Monitoring: Trend Maps
If there are changes occurring in the plume, what is the spatial distribution of the temporal concentration trends across the site?
To better assess plume change over time, instead of mapping the plume at a series of time points, the slope direction and magnitude for a given parameter is estimated at each sampling location and then this information is plotted on a site map (postplotting). A trend map provides a spatial overview of which areas of the site are increasing or decreasing in concentration, as well as how quickly. This map can be useful to assess optimization of the monitoring locations and frequency. For more information, see Trend Maps.
- Temporal trend estimation (linear regression, Mann-Kendall, Theil-Sen) can be combined with plotting of the magnitude and direction of the trends on a map. The GSMC-1 document (ITRC 2013) includes more information on trend estimation methods.
- More complex methods (for example, local spatial regression) can be used to interpolate the data over both space and time to provide a series of plume maps at different times.
- Kriging, including indicator kriging, can be used to map the likely distribution of the trend. The statistical confidence in the trend (positive values for increasing trends and negative values for a decreasing trend) can be kriged, or indicator kriging can be used to evaluate certainty of trends by assigning a one to an increasing trend and a zero to the opposite trend.
Monitoring: Monitoring Program Optimization
How can geospatial methods help optimize a monitoring program?
During long-term groundwater monitoring, it is often helpful to periodically analyze the frequency and locations of monitoring to determine optimal sampling intervals and avoid sampling location redundancy. One strategy for determining optimal sampling intervals is to estimate a temporal variogram. Using a variogram, location redundancy can be assessed by repeated mapping of the site using a range of possible monitoring network subsets. Location redundancy can also be assessed by measuring the change in concentration uncertainty when sampling locations are temporarily removed, one-by-one, from the monitoring program. Genetic algorithms or other optimization algorithms can be used to assess the possible optimal combination of sampling locations that can be used to construct a reasonable picture of the plume, subject to constraints. Kriging or other interpolation methods are often used in conjunction with the genetic algorithms to compute a measure of the goodness of the representation based on a specific combination of sampling locations. For more information, see the discussion of using geospatial results in monitoring program optimization.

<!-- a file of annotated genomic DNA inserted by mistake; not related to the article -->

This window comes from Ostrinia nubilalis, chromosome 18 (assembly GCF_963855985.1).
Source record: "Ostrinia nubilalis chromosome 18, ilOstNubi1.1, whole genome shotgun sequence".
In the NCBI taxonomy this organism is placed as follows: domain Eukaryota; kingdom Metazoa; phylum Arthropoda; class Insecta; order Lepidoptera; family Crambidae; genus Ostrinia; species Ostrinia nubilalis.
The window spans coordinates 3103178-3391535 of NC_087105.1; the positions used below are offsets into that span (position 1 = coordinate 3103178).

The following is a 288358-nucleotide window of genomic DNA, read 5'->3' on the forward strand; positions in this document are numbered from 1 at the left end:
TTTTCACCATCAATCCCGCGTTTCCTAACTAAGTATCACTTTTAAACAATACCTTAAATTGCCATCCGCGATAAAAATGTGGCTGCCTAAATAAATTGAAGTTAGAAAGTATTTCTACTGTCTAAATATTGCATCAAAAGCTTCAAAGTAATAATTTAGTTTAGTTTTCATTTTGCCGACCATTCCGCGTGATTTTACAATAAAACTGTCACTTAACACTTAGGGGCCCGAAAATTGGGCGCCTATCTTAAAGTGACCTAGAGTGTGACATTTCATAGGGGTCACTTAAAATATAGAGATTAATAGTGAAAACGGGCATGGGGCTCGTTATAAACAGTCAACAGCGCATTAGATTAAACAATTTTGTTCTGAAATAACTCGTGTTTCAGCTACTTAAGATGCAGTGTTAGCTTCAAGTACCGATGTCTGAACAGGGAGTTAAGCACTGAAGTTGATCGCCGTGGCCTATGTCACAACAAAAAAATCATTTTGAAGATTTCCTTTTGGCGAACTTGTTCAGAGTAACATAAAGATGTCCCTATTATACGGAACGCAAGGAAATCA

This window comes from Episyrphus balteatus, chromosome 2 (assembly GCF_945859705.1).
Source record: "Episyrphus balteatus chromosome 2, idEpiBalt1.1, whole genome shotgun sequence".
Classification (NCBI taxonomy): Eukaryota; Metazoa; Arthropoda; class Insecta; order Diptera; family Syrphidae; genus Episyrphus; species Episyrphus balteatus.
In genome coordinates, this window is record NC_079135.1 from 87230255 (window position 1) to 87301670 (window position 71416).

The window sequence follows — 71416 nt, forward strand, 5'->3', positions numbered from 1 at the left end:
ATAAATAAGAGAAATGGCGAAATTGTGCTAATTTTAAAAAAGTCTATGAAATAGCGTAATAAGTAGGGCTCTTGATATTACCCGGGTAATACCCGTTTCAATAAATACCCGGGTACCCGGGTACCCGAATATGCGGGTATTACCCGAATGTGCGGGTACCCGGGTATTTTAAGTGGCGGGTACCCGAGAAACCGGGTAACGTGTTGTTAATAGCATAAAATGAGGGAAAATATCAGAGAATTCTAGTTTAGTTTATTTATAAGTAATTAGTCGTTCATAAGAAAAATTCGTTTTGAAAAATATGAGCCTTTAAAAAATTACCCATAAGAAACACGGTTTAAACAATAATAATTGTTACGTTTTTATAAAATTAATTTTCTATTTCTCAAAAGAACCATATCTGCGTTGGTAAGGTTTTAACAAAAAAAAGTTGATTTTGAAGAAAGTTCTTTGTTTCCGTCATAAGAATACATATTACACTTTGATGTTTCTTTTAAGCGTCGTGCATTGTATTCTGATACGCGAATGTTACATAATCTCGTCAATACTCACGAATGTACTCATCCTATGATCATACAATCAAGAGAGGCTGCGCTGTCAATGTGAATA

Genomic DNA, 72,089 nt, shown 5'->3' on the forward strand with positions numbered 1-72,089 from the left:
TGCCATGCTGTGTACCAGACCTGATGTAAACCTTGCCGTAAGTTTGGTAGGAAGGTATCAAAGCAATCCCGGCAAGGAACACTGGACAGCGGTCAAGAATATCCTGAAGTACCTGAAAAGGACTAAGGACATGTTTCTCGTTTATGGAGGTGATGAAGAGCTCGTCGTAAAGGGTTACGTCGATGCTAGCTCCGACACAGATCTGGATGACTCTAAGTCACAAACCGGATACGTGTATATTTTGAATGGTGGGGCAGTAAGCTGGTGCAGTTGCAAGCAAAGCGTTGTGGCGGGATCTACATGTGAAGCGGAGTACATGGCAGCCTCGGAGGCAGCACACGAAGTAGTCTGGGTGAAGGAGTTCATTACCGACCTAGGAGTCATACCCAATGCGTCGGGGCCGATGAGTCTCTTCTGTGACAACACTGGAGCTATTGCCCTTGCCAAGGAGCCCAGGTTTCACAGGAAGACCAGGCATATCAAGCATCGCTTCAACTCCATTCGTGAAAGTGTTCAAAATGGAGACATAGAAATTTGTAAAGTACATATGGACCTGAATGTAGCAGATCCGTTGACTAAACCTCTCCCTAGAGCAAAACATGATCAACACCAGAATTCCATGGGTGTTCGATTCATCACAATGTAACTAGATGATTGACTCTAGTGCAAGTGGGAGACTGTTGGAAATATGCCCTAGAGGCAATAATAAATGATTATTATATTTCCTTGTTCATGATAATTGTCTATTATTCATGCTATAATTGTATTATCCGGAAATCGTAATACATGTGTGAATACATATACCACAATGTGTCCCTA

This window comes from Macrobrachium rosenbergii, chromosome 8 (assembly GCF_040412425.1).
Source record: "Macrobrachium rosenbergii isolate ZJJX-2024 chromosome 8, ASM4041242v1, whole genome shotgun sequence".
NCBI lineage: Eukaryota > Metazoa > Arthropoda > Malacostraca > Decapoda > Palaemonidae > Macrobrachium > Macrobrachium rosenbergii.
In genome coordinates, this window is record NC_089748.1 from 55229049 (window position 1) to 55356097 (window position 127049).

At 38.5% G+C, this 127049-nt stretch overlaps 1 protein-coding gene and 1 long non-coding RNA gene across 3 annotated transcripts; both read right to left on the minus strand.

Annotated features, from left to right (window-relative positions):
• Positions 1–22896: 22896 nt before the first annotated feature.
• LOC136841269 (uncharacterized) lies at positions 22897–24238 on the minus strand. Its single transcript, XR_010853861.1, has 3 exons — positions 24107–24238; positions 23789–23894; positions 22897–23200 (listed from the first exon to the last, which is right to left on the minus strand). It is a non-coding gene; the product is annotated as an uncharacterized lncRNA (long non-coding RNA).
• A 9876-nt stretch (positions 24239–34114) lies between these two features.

- Delaunay triangulation combined with slope factors (slope factors, as used in the MAROS software, can be used to rank wells in terms of importance for mapping the plume).
- Temporal variograms can be used for determining optimal sampling intervals. The temporal range at which the samples are no longer temporally correlated, is a basis for selecting a sampling frequency to reduce duplicative information. The variograms can be developed for individual wells with adequate number of sampling events (typically of higher frequency) or can be done for a larger group of wells at the site.
- Spatial variograms can be used to assess spatial redundancy by comparing the range of data to typical sampling location spacing.
- Contouring of kriging variance can be done to assess areas of high uncertainty in interpolated values as possible locations of additional monitoring.
- Kriging (of various kinds) with cross-validation to assess ability of other nearby points to adequately estimate values at a sampling location.